A cell can be approximated as a temporal filter; that is, electrical input to the cell is processed, or filtered, and the output is different from the input as a result. The following notes explain the rationale behind treating cells as filters and highlight one standard method for mathematical filter extraction, white noise analysis. This particular method consists of inputting white noise to the cell (either directly e.g. by injecting current or indirectly e.g. by showing white noise visual stimulus to the organism) and then extracting the linear filter mathematically.
Many different systems can be thought of as filters, and formal filter analysis/signals processing is used in many different fields. Some examples are audio processing and image processing; you might apply a low pass temporal filter to a noisy audio recording in order to remove “high frequency” background noise, and you might apply a “low pass” spatial filter to an image in order to soften, or blur it.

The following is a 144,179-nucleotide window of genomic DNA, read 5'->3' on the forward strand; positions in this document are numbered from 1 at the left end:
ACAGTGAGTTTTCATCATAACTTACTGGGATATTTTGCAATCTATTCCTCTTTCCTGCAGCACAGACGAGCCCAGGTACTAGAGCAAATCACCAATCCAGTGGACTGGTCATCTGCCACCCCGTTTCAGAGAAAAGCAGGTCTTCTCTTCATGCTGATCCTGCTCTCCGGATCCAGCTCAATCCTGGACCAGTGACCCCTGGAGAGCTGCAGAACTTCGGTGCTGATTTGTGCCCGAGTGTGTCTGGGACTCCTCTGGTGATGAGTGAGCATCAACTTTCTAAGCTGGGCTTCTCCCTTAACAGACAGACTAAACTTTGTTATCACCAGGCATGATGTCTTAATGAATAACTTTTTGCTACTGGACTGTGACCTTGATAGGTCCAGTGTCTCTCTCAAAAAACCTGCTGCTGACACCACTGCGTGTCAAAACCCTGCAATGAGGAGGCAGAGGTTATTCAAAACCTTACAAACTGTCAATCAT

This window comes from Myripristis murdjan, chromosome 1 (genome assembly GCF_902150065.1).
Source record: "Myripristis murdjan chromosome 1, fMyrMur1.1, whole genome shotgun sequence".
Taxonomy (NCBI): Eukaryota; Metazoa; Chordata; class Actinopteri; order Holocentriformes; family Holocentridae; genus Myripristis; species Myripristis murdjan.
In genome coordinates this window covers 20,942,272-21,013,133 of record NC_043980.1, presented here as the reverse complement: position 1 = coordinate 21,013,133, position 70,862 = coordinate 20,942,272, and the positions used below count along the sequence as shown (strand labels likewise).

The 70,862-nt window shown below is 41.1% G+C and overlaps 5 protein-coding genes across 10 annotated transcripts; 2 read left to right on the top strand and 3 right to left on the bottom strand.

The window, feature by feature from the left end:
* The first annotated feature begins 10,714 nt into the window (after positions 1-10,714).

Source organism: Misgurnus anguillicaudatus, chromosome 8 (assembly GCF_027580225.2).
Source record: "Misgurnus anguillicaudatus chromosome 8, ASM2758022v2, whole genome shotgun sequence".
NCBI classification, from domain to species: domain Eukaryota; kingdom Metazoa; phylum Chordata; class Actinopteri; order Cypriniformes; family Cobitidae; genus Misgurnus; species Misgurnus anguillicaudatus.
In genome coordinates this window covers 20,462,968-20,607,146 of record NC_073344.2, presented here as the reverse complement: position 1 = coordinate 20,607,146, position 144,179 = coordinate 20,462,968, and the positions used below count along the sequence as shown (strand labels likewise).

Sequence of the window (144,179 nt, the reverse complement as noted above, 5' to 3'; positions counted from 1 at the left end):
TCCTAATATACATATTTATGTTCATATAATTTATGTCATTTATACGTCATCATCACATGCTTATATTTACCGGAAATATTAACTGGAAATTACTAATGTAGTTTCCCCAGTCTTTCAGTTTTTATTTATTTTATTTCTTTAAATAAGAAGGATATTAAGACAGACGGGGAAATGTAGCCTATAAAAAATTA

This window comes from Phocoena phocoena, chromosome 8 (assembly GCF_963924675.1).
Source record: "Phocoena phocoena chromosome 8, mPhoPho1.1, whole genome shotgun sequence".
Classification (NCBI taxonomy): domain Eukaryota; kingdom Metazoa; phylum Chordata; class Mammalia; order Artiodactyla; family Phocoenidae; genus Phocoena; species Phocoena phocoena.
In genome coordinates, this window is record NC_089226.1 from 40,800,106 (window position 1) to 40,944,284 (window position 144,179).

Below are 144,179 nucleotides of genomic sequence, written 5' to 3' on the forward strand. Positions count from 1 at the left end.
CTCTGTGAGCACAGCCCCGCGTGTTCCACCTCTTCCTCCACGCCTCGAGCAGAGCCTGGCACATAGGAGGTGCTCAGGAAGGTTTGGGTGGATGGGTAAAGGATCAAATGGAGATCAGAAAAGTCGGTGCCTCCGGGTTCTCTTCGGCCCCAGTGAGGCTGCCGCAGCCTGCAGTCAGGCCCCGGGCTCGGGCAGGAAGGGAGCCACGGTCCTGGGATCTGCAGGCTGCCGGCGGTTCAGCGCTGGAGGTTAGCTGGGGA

Low Pass and High Pass Filters in Frequency Space. The x-axis is frequency (Hz)
(Left) Original Image (Center) Image after applying a low pass filter (a.k.a blur) (Right) Image after applying a high pass filter (a.k.a sharpen)
Linear systems have unique properties that allow for easy and powerful modeling and prediction. It is often incredibly helpful to approximate a physical system as linear, even if it isn’t “strictly” linear. Most signal processing techniques use this linear approximation because linear systems can be broken apart into smaller linear systems and then combined - this general principle is called linear superposition. What this means, for example, is that if we have 5 cells that are approximated as linear filters, we can extract the linear filter for each one and then combine them linearly to model/predict the overall response. This approximation is very helpful and has far reaching consequences. Thankfully, this can be done with many applications in science and engineering.
A system is strictly linear if it obeys two properties: homogeneity and additivity. Homogeneity means that an amplitude change in the input results in an identical amplitude change in the output (it is proportional). Additivity means that the sum of two input signals is equal to the sum of the respective output signals.